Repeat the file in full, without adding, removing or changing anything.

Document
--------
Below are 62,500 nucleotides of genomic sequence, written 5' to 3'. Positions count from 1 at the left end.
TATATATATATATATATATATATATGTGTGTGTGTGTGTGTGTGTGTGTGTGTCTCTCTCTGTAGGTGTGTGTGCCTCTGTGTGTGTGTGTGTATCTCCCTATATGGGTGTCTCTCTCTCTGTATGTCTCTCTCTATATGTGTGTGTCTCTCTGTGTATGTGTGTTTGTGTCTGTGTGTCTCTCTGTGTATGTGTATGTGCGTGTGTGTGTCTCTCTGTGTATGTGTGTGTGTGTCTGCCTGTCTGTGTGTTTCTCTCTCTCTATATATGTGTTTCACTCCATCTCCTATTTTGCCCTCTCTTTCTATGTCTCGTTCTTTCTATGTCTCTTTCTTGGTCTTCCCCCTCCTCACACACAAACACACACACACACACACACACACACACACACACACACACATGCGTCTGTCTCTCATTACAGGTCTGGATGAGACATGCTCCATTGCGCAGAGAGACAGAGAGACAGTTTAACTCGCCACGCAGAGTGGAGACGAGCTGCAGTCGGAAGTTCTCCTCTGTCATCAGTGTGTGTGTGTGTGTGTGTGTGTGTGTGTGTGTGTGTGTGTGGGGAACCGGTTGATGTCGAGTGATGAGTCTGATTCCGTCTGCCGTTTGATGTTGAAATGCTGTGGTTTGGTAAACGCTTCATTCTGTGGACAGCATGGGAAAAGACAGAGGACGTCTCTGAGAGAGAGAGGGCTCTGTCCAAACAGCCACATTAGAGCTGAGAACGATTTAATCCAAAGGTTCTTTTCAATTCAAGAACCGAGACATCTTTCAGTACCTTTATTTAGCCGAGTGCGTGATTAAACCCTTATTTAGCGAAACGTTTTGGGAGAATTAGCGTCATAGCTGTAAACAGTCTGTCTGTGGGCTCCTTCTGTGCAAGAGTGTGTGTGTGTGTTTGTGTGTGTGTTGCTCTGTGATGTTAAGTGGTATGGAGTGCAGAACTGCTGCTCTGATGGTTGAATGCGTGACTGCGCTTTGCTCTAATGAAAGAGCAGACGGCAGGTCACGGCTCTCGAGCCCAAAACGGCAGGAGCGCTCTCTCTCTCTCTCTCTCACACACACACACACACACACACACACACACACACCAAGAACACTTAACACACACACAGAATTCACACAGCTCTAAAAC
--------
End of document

Below are 62,500 nucleotides of genomic sequence, written 5' to 3'. Positions count from 1 at the left end.
TATATATATATATATATATATATATGTGTGTGTGTGTGTGTGTGTGTGTGTGTCTCTCTCTGTAGGTGTGTGTGCCTCTGTGTGTGTGTGTGTATCTCCCTATATGGGTGTCTCTCTCTCTGTATGTCTCTCTCTATATGTGTGTGTCTCTCTGTGTATGTGTGTTTGTGTCTGTGTGTCTCTCTGTGTATGTGTATGTGCGTGTGTGTGTCTCTCTGTGTATGTGTGTGTGTGTCTGCCTGTCTGTGTGTTTCTCTCTCTCTATATATGTGTTTCACTCCATCTCCTATTTTGCCCTCTCTTTCTATGTCTCGTTCTTTCTATGTCTCTTTCTTGGTCTTCCCCCTCCTCACACACAAACACACACACACACACACACACACACACACACACACACACATGCGTCTGTCTCTCATTACAGGTCTGGATGAGACATGCTCCATTGCGCAGAGAGACAGAGAGACAGTTTAACTCGCCACGCAGAGTGGAGACGAGCTGCAGTCGGAAGTTCTCCTCTGTCATCAGTGTGTGTGTGTGTGTGTGTGTGTGTGTGTGTGTGTGTGTGTGGGGAACCGGTTGATGTCGAGTGATGAGTCTGATTCCGTCTGCCGTTTGATGTTGAAATGCTGTGGTTTGGTAAACGCTTCATTCTGTGGACAGCATGGGAAAAGACAGAGGACGTCTCTGAGAGAGAGAGGGCTCTGTCCAAACAGCCACATTAGAGCTGAGAACGATTTAATCCAAAGGTTCTTTTCAATTCAAGAACCGAGACATCTTTCAGTACCTTTATTTAGCCGAGTGCGTGATTAAACCCTTATTTAGCGAAACGTTTTGGGAGAATTAGCGTCATAGCTGTAAACAGTCTGTCTGTGGGCTCCTTCTGTGCAAGAGTGTGTGTGTGTGTTTGTGTGTGTGTTGCTCTGTGATGTTAAGTGGTATGGAGTGCAGAACTGCTGCTCTGATGGTTGAATGCGTGACTGCGCTTTGCTCTAATGAAAGAGCAGACGGCAGGTCACGGCTCTCGAGCCCAAAACGGCAGGAGCGCTCTCTCTCTCTCTCTCTCACACACACACACACACACACACACACACACACACCAAGAACACTTAACACACACACAGAATTCACACAGCTCTAAAAC